Former opponents Diane Ravitch and Deborah Meier now write a blog together, both opposing No Child Left Behind, Race to the Top, and the whole mess of business-driven educational “reforms” currently being inflicted upon our children and their teachers. In her latest post, Meier asks Ravitch questions about some “fact-lets” about education, and those contrasting educational reform in highly successful Finland with those in floundering America struck me as worth sharing.
That Finland has consciously engaged in systematic reform now for less than 10 years, with amazing results. That suggests you can make rapid “revolutionary” change given … what? A smaller geographic and more homogeneous population? For another—as you noted the other day—if a nation has a 2 percent child-poverty rate compared with the more than 20 percent we face. And I think that latter figure, Diane, is low.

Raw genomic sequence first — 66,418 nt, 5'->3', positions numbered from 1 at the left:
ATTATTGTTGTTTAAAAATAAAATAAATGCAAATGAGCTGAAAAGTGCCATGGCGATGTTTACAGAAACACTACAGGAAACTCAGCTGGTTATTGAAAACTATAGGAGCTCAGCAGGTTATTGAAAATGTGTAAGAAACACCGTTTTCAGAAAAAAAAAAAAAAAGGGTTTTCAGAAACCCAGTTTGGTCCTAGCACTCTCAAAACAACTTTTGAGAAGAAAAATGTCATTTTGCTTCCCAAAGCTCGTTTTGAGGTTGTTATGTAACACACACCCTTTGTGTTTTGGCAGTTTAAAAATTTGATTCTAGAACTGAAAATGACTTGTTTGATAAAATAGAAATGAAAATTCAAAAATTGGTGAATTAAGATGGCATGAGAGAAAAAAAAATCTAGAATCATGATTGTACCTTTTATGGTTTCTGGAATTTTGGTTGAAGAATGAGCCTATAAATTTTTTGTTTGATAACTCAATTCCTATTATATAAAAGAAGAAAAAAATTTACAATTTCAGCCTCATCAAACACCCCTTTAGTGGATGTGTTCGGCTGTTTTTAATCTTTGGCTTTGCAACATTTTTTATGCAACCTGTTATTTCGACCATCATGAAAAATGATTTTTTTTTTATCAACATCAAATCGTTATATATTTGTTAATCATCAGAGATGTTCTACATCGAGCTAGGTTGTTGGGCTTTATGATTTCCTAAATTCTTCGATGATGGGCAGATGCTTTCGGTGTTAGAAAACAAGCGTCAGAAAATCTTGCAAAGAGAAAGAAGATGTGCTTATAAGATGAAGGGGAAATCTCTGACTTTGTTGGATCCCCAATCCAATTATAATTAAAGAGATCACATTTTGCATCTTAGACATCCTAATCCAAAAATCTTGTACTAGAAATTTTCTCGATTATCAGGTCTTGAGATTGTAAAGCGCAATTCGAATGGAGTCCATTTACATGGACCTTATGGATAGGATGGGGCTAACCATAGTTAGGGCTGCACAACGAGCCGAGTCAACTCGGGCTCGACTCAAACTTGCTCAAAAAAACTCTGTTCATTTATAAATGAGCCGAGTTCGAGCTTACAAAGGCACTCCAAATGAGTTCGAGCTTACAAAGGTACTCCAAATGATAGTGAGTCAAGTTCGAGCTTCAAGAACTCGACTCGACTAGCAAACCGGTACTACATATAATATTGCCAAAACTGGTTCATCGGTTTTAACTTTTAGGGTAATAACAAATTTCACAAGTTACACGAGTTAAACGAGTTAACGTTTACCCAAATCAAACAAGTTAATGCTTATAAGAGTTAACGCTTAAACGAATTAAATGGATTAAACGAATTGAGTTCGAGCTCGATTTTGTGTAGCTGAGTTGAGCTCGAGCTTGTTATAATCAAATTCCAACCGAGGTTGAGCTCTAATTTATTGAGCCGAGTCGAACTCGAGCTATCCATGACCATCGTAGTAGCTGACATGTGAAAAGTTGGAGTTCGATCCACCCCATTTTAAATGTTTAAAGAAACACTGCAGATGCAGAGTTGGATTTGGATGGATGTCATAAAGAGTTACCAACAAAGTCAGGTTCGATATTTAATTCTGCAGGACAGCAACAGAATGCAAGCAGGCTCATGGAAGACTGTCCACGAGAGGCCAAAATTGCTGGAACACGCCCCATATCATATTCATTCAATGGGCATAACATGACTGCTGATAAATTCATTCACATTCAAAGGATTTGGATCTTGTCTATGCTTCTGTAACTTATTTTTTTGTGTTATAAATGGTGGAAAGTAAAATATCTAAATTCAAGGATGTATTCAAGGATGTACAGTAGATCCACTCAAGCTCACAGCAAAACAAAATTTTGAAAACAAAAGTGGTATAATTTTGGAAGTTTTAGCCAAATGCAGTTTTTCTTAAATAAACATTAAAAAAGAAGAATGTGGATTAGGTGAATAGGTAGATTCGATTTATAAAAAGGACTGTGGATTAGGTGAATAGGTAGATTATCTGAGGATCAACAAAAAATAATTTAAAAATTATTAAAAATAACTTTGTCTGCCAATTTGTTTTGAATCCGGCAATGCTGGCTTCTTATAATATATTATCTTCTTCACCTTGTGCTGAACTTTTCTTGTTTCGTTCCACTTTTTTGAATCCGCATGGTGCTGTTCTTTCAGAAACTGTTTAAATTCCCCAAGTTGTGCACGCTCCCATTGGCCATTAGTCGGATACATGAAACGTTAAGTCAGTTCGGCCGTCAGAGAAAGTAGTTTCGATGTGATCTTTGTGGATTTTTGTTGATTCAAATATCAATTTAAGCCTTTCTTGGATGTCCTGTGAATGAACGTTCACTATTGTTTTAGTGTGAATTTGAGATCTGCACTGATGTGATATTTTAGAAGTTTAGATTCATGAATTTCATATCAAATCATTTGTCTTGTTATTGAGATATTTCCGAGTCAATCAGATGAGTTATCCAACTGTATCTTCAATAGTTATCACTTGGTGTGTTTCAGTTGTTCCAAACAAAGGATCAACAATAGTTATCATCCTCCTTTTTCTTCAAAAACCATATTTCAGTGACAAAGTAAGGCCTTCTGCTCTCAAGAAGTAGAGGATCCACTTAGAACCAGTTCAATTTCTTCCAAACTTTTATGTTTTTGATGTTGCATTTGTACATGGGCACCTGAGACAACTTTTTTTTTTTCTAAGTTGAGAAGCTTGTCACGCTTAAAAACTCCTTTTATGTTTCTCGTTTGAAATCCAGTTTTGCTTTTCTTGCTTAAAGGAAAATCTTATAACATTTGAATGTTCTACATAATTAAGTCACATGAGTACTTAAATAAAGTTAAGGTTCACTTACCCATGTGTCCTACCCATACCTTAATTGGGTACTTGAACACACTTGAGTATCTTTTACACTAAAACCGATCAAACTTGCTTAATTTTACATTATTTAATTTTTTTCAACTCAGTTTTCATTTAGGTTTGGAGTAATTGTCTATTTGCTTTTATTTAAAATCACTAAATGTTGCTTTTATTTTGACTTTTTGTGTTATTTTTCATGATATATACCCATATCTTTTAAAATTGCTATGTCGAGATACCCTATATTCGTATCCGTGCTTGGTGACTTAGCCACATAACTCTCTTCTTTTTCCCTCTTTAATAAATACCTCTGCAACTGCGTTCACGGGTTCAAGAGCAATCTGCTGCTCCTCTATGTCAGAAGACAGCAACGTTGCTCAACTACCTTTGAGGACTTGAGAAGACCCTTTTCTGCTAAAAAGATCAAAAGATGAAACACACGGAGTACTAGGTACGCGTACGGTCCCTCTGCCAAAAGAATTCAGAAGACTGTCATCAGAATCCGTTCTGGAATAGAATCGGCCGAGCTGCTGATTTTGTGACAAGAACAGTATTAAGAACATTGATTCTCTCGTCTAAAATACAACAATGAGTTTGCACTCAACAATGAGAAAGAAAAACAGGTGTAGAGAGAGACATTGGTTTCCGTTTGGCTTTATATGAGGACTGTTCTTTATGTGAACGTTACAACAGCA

The changes the Finns made, however, are exactly the opposite as those we are engaged in. Bizarrely so. Still I doubt if the presentation by Pasi Sahlberg of Finland’s Ministry of Education at the Education Week conference this week converted many of the audience. Why not? What do you think?
The Finns start formal schooling later (at age 7) while we keep starting younger. They have no standardized tests; we keep adding more. They rely on teachers and local schools to design curriculum and assessment. They depend on getting teachers out of education schools and manage to recruit highly qualified teachers that way. They are 100 percent unionized. They have both a shorter instructional day and fewer school days a year. For students, that is. Teachers have lots of time, therefore, when they are “at work” for planning learning, preparing, reviewing, and meeting together and with families.
The blog, Bridging Differences, is here.